Even Brief EMS Delay Can Cost Lives After Car Crash
How fast emergency medical help arrives at the scene of a car crash plays a significant role in patient survival, a new study finds.
Reviewing U.S. collisions between 2013 and 2015, researchers blamed 14 percent of fatalities in cities and suburbs on slower-than-average EMS response times. Poor timing accounted for 10 percent of deaths in rural areas.
"Prehospital response time is critical for trauma patients, likely due to the importance of prehospital care, such as IV fluid administration, fracture stabilization and control of bleeding," said Dr. Marie Crandall. She's a professor of surgery at the University of Florida College of Medicine in Jacksonville.
"Our prehospital providers provide essential care that saves lives," said Crandall. But these systems need additional funding to improve their efficiency, she said.
Crandall wrote an editorial accompanying the study. Both were published Feb. 6 in JAMA Surgery.
The study was led by Dr. James Byrne, from Sunnybrook Health Sciences Center in Toronto. He and his team looked at EMS response times to car crashes in nearly 2,300 U.S. counties over three years.
"Prolonged responses" were 10 minutes or more in rural areas and 7 minutes or more in urban and suburban areas.
If the response time was even 5 minutes slower -- say, 12 minutes versus 7 -- the odds of death rose by 46 percent, the study found.
The researchers found that delayed ambulance arrival was linked with higher rates of death even after taking into account regional differences in EMS response time, access to trauma centers, traffic laws and population density.
One expert who was not part of the study said he wasn't surprised.
"We know that longer transport times are associated with adverse outcomes," said Dr. Robert Glatter, an emergency physician at Lenox Hill Hospital in New York City.
But he pointed out that one weakness of the new study is that the researchers can't account for differences in each EMS system.
"We need to have studies that include multiple EMS systems of greater diversity to see if these findings can be replicated," Glatter said.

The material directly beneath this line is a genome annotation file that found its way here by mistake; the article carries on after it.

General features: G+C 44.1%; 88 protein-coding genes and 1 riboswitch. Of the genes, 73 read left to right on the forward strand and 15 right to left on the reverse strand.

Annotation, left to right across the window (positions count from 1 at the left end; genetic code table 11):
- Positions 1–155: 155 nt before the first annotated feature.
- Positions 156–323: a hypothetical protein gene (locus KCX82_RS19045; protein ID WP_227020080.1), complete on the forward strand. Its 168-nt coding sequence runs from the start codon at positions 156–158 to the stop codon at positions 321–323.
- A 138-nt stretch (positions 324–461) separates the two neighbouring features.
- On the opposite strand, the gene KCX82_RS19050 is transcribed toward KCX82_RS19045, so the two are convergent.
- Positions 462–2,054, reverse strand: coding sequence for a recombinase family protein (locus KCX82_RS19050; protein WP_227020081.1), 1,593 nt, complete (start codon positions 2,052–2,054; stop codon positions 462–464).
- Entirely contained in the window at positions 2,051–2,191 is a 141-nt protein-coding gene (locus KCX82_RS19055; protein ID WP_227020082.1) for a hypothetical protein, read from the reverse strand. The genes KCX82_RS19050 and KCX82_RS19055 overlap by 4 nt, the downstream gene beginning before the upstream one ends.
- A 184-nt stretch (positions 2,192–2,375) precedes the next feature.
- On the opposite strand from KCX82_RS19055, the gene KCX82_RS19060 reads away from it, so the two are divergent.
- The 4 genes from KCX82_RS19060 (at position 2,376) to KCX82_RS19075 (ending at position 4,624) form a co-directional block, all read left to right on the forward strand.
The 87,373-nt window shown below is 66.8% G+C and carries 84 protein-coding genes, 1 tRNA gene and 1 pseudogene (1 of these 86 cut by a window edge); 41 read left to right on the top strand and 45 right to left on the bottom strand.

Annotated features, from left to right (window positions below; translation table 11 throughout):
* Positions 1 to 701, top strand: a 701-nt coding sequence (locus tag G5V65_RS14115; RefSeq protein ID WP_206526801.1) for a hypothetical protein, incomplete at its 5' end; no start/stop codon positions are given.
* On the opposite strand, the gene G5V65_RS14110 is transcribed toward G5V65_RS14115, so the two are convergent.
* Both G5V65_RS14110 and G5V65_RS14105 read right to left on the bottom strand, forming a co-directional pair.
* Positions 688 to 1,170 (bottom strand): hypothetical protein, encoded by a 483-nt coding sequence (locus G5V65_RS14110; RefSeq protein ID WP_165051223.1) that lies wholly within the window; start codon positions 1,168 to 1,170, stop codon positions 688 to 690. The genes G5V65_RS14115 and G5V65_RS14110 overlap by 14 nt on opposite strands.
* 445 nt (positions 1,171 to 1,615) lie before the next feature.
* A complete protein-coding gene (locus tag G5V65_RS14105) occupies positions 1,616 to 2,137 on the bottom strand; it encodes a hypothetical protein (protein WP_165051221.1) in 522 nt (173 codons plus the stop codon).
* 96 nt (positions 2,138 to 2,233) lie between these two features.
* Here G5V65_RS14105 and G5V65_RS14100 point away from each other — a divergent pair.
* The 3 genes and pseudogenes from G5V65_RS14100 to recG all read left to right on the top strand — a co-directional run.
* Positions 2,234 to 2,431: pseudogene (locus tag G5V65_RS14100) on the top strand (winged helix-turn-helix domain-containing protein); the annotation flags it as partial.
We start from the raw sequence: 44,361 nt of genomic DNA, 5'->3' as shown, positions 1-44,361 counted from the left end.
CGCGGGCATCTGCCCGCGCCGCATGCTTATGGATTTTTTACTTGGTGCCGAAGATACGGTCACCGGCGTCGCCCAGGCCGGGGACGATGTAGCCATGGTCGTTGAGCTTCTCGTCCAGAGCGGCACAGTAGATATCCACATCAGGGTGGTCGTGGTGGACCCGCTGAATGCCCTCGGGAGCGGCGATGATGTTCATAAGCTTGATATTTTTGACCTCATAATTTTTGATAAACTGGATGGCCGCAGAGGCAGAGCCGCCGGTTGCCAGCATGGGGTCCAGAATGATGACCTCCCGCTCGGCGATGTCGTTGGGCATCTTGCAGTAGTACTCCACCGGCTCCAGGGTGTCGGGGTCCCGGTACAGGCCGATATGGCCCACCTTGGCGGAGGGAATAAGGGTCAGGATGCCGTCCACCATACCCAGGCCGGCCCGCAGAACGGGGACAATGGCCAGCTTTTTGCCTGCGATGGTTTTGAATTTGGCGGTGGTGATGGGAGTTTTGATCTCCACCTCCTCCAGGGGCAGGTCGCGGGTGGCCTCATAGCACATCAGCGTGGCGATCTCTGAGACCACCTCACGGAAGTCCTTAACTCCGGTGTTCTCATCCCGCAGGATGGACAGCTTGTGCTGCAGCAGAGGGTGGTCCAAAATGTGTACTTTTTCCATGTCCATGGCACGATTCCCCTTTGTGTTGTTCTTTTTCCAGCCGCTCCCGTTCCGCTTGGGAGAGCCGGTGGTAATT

Glatter suspects traffic plays a role in slow responses in cities and suburbs. Likewise, longer distances affect rapid treatment in rural areas. He stressed that traffic laws need to be obeyed. "You can't put pedestrians and other drivers at risk in order to get to patients faster," he said.
In rural areas, EMS teams are largely volunteers, and it can take time to get a crew together, Glatter said. That can also delay response time.
Having electronic routing systems in ambulances to identify the best routes is one way to improve response time, Glatter said.
The particular hospital trauma victims are taken to also affects survival, Glatter said. For the severely injured, "if you can take patients to a level 1 trauma center, that will improve outcomes," he noted.
"There's a golden hour to getting patients to a trauma center as soon as possible," he explained.
Glatter acknowledged, however, that in many cases, patients need to go to the nearest emergency room.
Also, he suggested having more paramedics on ambulances because they can provide higher levels of care than EMTs.
The U.S. National Highway Traffic Safety Administration has more on EMS systems.
SOURCES: Marie Crandall, M.D., M.P.H., professor, surgery, University of Florida College of Medicine, Jacksonville; Robert Glatter, M.D., emergency physician, Lenox Hill Hospital, New York City; Feb. 6, 2019, JAMA Surgery, online
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